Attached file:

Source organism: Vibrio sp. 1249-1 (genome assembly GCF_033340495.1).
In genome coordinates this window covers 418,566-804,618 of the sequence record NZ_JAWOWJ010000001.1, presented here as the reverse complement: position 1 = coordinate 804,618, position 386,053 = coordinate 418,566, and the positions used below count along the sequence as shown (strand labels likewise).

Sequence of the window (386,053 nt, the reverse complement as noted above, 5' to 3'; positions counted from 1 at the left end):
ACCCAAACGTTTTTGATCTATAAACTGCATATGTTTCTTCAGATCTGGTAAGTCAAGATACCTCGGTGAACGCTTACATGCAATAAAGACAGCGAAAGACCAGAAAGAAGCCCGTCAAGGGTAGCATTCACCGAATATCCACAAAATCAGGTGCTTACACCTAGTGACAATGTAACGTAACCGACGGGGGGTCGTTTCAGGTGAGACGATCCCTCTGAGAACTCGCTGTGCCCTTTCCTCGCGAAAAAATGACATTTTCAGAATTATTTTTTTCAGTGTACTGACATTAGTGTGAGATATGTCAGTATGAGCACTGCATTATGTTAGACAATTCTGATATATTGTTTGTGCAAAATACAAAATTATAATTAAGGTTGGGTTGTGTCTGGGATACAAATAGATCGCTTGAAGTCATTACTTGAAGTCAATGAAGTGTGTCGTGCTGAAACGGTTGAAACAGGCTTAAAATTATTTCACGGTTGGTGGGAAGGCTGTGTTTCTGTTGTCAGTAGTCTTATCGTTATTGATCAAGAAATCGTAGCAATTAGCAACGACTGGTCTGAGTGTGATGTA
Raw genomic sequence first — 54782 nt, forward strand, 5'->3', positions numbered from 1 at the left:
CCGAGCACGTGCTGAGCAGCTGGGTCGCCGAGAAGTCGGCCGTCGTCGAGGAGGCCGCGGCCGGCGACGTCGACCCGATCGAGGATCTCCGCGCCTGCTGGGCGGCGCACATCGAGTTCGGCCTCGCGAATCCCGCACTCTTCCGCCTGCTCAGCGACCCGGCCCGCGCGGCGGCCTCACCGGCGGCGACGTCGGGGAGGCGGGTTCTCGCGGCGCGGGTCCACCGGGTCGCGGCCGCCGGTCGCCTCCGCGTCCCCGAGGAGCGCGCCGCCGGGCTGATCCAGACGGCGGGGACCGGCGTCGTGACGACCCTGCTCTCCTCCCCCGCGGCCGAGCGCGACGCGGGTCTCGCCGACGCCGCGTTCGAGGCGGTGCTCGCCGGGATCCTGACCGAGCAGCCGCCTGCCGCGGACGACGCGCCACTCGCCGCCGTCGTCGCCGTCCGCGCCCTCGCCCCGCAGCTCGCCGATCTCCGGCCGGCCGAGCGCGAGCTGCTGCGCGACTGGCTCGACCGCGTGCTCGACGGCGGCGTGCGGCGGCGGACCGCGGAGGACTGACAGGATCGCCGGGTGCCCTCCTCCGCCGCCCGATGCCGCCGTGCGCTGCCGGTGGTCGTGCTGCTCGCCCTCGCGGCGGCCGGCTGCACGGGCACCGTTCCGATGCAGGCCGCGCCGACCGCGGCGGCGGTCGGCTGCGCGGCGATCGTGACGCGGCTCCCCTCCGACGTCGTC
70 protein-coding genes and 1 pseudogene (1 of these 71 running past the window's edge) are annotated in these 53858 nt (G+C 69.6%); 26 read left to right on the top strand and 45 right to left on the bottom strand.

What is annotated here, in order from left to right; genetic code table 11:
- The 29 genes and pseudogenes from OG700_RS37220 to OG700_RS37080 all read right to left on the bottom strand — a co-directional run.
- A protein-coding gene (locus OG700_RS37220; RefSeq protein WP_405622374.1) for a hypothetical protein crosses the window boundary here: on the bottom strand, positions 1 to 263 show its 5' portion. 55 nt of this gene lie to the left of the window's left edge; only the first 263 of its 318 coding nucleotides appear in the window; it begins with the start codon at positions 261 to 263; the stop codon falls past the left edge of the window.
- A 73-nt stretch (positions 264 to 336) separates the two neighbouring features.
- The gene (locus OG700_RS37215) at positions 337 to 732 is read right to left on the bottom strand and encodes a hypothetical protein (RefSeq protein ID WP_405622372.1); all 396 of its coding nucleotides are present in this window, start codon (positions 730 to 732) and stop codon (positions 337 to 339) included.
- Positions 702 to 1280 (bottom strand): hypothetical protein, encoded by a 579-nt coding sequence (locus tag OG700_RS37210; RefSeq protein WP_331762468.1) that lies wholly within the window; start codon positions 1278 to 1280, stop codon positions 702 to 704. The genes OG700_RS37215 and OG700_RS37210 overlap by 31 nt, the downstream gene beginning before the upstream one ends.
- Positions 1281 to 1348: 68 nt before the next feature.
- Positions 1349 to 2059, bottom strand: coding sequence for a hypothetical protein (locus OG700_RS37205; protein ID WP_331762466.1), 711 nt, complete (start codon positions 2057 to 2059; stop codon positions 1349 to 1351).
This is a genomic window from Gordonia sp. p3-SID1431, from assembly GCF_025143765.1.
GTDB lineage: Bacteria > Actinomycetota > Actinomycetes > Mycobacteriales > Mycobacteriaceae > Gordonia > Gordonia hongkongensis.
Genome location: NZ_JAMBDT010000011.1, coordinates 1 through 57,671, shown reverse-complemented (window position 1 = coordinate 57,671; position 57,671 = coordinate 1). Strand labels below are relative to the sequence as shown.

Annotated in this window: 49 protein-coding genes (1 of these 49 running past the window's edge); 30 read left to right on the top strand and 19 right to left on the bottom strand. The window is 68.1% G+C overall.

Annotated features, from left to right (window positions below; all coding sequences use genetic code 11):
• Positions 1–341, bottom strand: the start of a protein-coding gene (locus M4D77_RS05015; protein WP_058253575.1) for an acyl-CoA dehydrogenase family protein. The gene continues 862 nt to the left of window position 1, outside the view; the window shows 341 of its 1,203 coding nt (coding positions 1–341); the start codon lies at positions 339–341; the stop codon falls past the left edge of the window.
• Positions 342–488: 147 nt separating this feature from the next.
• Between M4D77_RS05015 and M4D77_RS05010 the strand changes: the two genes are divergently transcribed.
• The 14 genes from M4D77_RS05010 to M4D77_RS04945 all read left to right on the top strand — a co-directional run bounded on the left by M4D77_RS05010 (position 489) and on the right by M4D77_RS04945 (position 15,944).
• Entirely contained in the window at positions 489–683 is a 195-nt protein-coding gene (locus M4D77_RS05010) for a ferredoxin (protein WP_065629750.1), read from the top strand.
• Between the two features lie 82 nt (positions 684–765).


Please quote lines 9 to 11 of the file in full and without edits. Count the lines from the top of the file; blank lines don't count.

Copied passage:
- The 29 genes and pseudogenes from OG700_RS37220 to OG700_RS37080 all read right to left on the bottom strand — a co-directional run.
- A protein-coding gene (locus OG700_RS37220; RefSeq protein WP_405622374.1) for a hypothetical protein crosses the window boundary here: on the bottom strand, positions 1 to 263 show its 5' portion. 55 nt of this gene lie to the left of the window's left edge; only the first 263 of its 318 coding nucleotides appear in the window; it begins with the start codon at positions 261 to 263; the stop codon falls past the left edge of the window.
- A 73-nt stretch (positions 264 to 336) separates the two neighbouring features.